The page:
The law is not something we easily associate with disease , but in the case of Alzheimer’s disease and other forms of dementia, it is necessary to have legislative support to help in coping with the long-term effects of such conditions. Currently, about 5 million people in the US are suffering from Alzheimer’s disease and it is an ultimately fatal disease with no immediate prospects of improvement. It is the 6th leading cause of death, with Illinois in particular reporting 3,000 deaths in 2010.
Elder law focused on the management of Alzheimer’s disease is state-based, but in the 40 or so states that do have such laws, the goal is more or less the same: to make the state a dementia capable one. It has been widely recognized that there is a need for intervention in the management of the disease, which in Illinois is expected to increase by 14% by the year 2025. The Illinois Alzheimer’s Disease Assistance Act (410 ILCS 405) details the need for awareness and long-term care of sufferers through a coordinated public health system.
It is undeniable however that Illinois cannot hope to provide the best care for more than 200,000 of its citizens with the disease without private help. Those who do not have the financial means to manage the problem are the priority for public assistance; those who do have the capacity to plan for the eventuality are encouraged to make their arrangements in advance of the onset.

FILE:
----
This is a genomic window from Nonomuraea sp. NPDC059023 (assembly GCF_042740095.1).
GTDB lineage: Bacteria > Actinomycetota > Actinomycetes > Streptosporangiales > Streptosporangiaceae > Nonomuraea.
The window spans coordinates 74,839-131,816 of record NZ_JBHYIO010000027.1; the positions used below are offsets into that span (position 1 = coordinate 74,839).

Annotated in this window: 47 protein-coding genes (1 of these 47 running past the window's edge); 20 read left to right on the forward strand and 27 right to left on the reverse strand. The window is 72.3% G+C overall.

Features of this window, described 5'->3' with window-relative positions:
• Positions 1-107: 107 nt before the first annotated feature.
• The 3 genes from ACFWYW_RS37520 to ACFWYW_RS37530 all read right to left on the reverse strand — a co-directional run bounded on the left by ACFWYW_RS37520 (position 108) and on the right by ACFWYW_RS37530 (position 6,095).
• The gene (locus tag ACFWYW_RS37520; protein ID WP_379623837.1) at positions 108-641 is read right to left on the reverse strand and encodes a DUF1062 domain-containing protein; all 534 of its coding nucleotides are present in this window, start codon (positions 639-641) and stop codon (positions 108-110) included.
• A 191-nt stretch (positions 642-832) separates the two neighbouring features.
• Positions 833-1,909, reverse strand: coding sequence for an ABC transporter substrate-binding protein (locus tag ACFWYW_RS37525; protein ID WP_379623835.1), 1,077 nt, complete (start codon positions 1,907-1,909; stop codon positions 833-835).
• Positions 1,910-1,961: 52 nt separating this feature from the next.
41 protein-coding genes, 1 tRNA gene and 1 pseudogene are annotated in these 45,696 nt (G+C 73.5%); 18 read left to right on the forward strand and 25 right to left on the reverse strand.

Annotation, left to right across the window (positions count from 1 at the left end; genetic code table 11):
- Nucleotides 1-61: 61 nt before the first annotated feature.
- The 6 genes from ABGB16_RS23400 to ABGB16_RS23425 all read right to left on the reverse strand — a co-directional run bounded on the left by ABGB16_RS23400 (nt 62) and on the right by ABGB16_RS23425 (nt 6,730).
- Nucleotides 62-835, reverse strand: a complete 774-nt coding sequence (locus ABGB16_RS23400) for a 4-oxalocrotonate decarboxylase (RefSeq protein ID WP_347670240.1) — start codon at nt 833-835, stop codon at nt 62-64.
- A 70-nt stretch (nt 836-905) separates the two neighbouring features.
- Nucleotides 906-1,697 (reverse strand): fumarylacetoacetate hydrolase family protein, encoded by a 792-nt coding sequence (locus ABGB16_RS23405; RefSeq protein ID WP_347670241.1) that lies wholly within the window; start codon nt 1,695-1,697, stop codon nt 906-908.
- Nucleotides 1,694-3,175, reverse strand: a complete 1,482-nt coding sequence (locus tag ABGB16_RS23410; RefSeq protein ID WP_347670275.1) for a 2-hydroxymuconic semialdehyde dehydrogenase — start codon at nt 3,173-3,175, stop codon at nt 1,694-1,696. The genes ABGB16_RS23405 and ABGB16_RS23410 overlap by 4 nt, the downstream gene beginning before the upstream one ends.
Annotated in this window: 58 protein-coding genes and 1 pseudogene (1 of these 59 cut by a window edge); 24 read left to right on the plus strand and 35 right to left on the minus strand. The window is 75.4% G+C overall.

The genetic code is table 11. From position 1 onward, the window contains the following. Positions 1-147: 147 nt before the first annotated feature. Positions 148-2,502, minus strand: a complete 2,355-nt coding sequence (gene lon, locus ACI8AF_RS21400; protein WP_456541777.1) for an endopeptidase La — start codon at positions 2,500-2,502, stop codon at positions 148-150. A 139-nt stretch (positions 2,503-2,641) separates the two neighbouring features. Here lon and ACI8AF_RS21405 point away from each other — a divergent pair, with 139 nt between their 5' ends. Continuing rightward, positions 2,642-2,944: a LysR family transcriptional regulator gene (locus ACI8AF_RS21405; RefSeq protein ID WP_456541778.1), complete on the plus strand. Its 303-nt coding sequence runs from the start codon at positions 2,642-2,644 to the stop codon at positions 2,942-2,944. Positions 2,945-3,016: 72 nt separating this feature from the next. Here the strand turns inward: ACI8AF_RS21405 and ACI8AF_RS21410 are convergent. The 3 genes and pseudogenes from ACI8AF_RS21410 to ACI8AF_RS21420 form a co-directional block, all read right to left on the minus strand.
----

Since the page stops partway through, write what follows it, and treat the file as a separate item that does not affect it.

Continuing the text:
Alzheimer’s disease planning makes just as much sense as taking out car insurance; you do everything you can to avoid it, but in the eventuality of failure, you are financially covered. But Alzheimer’s disease planning is not as simple as taking out car insurance; there are many things to take into consideration, not the least of which are legal dispositions.
According to the website of elder law firm Peck Ritchey, LLC, Alzheimer’s disease planning is highly recommended for those with a history of the disease, such as relatives who already have or had the disease. Such plans would address legal, financial and health care issues, estate planning, wills, acceptable treatment options, treatment of minors, and so on. Because Alzheimer’s disease affects cognition, this planning is designed to document the wishes of the patient before making competent decisions is no longer possible.
If you believe that you are predisposed to Alzheimer’s disease, you should make your plans to address this possibility. Contact an elder law attorney in your state to help you do this in proper legal and binding fashion.